By checking the train schedule in advance and making a map of all the record stores that I like to visit, I am able to filter out most distractions and prevent getting overstimulated by external incentives.

My Aspie superpower when on a crate digging spree is a hyper focus that allows me to go in fully and search relentlessly for the vinyl nuggets in each collection. The downside of this radical form of concentration is that I often lose track of time, so I forget to eat which results in a terrible headache, or I forget to go to the bathroom until my bladder screams bloody murder. Therefore, nothing is left up to chance — I come prepared.

On the train to record stores
On the train to Amsterdam

The contents of my UDG courier bag have been assembled with military precision: keys, money, sunglasses and noise cancelling headphones.

Having arrived at the location, I walk past the food and coffee area, turn left and go straight to the jazz section to start my quest for some nice albums. The goal for today is to at least score a couple of jazz fusion albums from the late ‘70s and early ‘80s — The Crusaders, Dave Grusin, Bob James and Larry Coryell. 

Arrived at the record store in Netherlands

The strategy is, as always, to use my experience and knowledge about record labels that put out jazz fusion records; what producers, studio musicians and specific cover art are characteristic for that era and style of music. I find myself checking the Discogs app on my phone to find out if a specific Lee Ritenour album is already part of my collection. After a couple of hours digging and finding a nice stack of fresh vinyl, I notice that I’ve already spent almost half of the budget I allowed myself to “invest” today. And I still have 3 more record stores to visit.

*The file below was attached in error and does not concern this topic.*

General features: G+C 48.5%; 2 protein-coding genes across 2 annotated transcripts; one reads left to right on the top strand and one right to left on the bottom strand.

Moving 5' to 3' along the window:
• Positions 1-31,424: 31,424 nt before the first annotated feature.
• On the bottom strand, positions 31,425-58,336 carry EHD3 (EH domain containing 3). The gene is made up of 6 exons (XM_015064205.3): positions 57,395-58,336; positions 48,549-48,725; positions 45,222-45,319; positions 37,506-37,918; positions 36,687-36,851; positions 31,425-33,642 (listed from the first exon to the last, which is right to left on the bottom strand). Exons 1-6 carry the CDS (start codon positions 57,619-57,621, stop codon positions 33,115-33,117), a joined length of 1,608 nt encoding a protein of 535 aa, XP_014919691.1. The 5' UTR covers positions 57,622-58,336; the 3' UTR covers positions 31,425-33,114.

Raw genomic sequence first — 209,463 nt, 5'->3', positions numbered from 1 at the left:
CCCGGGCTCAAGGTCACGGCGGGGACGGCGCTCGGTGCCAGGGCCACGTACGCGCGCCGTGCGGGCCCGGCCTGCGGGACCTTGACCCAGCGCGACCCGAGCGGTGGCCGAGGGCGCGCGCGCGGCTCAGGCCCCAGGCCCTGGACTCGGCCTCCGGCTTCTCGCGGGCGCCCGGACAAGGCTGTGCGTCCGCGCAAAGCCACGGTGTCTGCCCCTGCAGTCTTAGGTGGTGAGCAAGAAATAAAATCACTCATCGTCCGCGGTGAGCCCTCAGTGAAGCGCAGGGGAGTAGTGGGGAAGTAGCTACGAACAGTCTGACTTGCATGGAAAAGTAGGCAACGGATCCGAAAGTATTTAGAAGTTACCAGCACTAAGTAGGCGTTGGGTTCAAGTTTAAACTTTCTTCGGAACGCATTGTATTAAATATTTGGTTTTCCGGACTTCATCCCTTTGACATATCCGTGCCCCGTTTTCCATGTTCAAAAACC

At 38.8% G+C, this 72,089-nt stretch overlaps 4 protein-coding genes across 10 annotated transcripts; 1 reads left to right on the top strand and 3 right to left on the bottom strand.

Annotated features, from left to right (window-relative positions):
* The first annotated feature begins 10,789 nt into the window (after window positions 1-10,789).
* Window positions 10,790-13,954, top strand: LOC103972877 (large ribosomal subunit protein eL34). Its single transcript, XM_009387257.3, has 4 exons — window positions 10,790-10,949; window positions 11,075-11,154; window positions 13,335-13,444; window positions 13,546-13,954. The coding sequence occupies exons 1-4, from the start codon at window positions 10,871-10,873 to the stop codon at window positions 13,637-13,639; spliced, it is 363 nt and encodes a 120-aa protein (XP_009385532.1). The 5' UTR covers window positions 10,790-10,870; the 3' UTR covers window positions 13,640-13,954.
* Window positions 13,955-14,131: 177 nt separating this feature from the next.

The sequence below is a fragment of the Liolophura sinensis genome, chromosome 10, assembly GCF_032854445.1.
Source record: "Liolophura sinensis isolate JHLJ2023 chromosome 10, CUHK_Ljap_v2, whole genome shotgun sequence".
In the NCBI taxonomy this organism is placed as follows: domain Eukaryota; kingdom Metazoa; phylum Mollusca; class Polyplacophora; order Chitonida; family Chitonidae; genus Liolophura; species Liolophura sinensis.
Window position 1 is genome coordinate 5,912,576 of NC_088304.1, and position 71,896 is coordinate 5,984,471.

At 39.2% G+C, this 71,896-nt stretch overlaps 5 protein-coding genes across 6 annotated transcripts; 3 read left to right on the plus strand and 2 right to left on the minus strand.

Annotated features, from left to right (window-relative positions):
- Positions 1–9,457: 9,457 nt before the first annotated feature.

Records found after digging through the crates

Just another day in the life of a record collecting addict I guess.

I have begun to realize how much I miss this experience. The sensation of my fingers meticulously moving through crates. The thrill of finding a personal holy grail or a reissue of that overpriced original, chatting with staff about music in general or their all-time favorites and having short conversations with kindred spirits. You know what I’m talking about, there’s nothing like it.